Since my last blog entry, I’ve been busy. The last few weeks of August and first part of September were given to making a set of bonnets to replicate the collection of Coptic bonnets in the German Textile Museum in Krefeld, Germany. This was in preparation for a paper that I gave at the Textile Society of America Conference in Vancouver, BC in Mid September.
I find these bonnets fascinating. For one thing, they are rather representative of the variety found in Coptic bonnets in general. For another thing, each time I’ve learned a great deal in making replicas. I look at a bonnet, and then set up a warp, and start working, and then I get to a point where I check back with the original, and find, wait a minute, there is something else going on here. The details in these bonnets are a testament to the mastery of the technique.
Once I had an ‘acceptable’ set of nine replica bonnets, I set to another project. A colleague of mine has been working on the Spiral Textile project. Check out the website.
Julia has been encouraging me to make a contribution, some sprang samples. If you are working with sufficiently fine threads, you can get a spiral using the lace technique. Plot out a series of holes in a spiral shape, and you’ve got your sprang spiral.
S and Z work provides a different challenge. As Peter Collingwood notes, A design worked in, say, S, will not completely ‘stand out’ in front of a Z background. Collingwood does offer a kind of a ‘fix’ for this. You must divide the background into 4 quadrants, and then place the design onto this quadrant.
People have been telling me about Pennsic for years. I finally took the plunge and attended.
I stayed with my friend Tracy, who lives near the site. Diane of Clan Yama Kaminari offered me a place to stay on site, or at least a place to stash my things. Fabric and yarn merchant Miriam offered her tent as a place where I could sit and chat with people about things sprang. She also organized that I give a talk in her stall on Saturday evening. I brought my powerpoint presentation and several samples. Thanks again, Miriam.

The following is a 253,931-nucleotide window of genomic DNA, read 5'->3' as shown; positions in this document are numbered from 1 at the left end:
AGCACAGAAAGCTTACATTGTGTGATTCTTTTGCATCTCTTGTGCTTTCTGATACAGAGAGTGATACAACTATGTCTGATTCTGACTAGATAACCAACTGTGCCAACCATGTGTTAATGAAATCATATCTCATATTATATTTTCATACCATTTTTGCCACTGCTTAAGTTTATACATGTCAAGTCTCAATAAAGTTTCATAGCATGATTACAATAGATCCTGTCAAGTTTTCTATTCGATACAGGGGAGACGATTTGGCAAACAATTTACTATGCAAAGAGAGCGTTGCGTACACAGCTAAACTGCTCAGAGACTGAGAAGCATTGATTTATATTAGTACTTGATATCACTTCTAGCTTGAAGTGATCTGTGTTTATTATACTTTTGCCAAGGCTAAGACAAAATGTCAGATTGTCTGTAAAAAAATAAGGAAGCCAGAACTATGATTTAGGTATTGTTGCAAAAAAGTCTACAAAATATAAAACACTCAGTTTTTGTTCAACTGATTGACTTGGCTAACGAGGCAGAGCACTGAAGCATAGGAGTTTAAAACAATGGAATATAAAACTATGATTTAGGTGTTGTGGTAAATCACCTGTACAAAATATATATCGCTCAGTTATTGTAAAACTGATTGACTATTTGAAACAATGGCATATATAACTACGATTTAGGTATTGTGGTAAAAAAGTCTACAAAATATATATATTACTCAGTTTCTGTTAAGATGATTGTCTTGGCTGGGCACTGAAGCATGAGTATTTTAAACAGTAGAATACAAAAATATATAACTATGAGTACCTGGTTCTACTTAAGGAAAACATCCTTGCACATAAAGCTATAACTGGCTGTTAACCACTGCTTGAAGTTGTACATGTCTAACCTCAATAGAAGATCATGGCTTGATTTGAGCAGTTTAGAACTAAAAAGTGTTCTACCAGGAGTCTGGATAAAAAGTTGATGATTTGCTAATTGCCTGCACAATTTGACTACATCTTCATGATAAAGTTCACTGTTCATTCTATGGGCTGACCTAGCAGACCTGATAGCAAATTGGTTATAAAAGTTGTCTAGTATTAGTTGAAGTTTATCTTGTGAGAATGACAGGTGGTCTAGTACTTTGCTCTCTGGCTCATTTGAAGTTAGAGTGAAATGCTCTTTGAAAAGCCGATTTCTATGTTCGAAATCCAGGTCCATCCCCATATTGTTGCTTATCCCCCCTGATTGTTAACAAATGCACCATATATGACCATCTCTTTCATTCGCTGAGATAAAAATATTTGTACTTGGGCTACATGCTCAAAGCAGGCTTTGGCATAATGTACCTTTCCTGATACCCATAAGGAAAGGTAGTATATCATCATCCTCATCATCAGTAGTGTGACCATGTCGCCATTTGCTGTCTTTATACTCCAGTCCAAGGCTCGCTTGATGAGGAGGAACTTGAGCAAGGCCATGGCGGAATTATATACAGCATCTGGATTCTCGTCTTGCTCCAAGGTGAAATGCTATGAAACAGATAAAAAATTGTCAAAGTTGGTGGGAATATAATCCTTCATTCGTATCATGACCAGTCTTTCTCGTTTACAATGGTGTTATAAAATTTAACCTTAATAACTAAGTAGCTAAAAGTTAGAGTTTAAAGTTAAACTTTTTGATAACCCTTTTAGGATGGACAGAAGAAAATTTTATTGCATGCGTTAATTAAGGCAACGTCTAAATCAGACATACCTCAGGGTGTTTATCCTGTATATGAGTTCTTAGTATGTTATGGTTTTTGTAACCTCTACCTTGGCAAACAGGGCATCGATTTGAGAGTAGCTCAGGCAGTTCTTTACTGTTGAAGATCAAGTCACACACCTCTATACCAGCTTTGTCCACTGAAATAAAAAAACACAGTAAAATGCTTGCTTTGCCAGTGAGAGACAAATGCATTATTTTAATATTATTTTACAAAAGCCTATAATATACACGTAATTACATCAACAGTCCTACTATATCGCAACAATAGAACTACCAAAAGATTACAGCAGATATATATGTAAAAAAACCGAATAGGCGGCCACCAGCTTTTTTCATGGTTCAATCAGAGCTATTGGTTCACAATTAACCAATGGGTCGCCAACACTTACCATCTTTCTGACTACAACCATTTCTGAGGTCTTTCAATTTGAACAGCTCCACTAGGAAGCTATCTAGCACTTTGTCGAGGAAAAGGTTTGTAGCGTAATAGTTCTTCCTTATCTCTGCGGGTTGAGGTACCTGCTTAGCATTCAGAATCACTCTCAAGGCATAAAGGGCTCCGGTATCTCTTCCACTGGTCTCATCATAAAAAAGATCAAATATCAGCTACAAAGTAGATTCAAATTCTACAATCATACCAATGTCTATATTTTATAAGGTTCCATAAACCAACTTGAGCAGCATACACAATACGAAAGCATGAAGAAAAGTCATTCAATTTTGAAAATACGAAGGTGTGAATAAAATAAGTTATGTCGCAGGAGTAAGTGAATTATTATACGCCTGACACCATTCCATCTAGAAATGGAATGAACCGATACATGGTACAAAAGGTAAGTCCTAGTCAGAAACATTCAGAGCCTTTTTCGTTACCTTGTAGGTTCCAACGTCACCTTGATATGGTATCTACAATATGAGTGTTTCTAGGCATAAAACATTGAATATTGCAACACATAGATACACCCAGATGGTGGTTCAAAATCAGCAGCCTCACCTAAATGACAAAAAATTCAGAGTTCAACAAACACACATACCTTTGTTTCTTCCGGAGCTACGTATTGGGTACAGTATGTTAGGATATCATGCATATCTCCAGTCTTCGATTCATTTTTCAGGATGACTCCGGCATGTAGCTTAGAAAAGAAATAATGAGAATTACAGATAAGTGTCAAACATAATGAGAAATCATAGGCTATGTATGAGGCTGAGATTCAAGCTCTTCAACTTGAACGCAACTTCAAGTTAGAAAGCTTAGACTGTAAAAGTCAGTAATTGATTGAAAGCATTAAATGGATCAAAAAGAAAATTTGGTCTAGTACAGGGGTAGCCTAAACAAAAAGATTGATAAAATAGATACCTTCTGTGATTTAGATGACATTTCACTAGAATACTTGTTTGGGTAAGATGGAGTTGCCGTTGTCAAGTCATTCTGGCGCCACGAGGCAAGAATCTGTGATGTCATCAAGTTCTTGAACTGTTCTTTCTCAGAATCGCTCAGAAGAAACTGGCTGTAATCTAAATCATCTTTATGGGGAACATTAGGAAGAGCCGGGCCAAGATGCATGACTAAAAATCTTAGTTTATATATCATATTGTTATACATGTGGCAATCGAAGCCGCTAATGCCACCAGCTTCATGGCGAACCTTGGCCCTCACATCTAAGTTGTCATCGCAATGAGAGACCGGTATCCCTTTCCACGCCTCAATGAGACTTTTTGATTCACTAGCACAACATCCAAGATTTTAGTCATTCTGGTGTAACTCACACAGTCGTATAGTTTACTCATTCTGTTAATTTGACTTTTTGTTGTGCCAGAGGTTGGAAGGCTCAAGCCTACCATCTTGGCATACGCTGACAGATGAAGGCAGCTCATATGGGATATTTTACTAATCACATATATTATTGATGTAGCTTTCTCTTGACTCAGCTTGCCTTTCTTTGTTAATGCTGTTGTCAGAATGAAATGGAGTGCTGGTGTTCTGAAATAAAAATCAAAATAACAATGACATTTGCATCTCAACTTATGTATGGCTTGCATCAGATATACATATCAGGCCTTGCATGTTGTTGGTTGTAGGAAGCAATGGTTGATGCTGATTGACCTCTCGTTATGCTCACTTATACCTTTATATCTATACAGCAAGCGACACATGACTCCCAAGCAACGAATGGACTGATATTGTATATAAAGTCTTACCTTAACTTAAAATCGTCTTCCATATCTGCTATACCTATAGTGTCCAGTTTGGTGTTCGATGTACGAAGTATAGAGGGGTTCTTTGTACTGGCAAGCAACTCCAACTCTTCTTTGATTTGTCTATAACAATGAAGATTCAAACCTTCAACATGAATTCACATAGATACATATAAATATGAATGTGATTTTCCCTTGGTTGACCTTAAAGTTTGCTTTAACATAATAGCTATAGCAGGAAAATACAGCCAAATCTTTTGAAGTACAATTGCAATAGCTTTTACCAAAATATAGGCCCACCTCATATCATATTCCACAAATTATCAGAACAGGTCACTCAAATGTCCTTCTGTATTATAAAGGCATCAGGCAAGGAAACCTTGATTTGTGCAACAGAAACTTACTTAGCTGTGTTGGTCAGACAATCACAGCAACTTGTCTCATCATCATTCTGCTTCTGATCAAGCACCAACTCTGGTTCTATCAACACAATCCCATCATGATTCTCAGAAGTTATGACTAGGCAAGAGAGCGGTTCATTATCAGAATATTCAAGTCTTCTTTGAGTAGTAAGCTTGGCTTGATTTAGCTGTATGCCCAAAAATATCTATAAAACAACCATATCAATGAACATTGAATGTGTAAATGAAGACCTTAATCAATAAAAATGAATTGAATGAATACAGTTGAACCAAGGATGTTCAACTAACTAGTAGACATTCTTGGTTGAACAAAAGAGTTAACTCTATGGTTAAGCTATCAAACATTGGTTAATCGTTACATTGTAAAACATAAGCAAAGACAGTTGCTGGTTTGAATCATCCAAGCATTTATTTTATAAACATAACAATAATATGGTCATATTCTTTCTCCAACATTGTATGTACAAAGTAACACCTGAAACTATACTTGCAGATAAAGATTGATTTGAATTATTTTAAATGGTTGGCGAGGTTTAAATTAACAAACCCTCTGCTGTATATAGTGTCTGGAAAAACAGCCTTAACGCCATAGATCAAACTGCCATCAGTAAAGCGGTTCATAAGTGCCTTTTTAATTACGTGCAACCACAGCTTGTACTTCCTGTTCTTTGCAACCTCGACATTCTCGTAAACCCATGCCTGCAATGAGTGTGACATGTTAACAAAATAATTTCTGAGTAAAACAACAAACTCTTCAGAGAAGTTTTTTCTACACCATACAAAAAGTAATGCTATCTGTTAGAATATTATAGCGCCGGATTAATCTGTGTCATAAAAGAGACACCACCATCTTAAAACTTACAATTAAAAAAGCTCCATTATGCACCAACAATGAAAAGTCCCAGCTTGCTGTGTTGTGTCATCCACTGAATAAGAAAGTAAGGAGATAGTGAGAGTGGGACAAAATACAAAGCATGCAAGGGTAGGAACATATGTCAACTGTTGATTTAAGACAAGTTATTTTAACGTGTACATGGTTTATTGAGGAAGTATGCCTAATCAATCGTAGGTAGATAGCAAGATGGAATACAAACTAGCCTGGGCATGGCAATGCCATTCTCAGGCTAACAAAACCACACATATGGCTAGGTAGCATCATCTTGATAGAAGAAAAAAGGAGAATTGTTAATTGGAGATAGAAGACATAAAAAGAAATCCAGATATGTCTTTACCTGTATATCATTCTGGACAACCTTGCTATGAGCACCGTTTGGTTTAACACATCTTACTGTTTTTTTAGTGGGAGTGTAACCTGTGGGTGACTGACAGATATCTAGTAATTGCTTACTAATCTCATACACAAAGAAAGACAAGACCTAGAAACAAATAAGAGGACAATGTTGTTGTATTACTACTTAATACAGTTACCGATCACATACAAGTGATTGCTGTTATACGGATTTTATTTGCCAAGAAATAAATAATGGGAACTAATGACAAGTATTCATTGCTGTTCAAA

I got to meet the woodworker behind Egill's Woodstuffs. He now makes sprang frames. Ursula's and White Wolf will also be selling my books, look for them at diverse events.
I also met with several people who are quite keen for sprang. Rachel Case who has been working with Beatrix Nutz was there. So was Elspeth from my Vesterheim class ... with her now complete sprang bonnet. Well done Elspeth (I should have taken a photo). And I met many others interested in sprang. Glenna had an exhibit at the Arts and Sciences Display.
Many thanks to my daughter, my most excellent assistant.
There were knights in shining armor, and kings and queens.
I am now confident that a few more SCA-ers will help me in my mission to spread the word about the amazing textile technique that is sprang.
This just in: one of my students sent a photo of work that she's done since the class in Reno last week. She's been working on sprang lace. She's followed some of the patterns in my sprang lace book, and then started to add to the patterns. Excellent work, Rose!!!!
Arrived in Reno, Nevada, and ready to teach sprang. I've got my frames all set up, and a display table full of examples. A surprisingly wide variety of garments, and a wide variety of patterns are possible with sprang.
It is so lovely to meet with others who are excited about sprang.
In Reno at the HGA Convergence, I taught a beginner class, and then a sprang lace class. The students were top notch every one.
Eileen had taken a class from me before. She returned to learn more, but brought along a beautiful sprang hat she had made .... and decorated with a crocheted flower.
The students all worked very hard. Such a joy to see a piece of cloth emerge on the frame ... and lace patterns to boot!
The thing about teaching a non-beginner class is that everyone brings their frame. Some of them have great innovations .... like Rose whose frame came with a stand.
HGA always has a fashion show, and several exhibits. I had two sprang shirts that made it into the fashion show, and then another shirt is on display in the leaders' (teachers') exhibit
Handweavers Guild of America Convergence will be happening in Reno, Nevada, starting later this week. The Complex Weavers will hold their meeting in the days following Convergence. Complex Weavers offer the opportunity to present posters at their conference, and I could not resist the chance to spread the word about sprang. Today I am working on the final layout for my poster. Hope to see you there!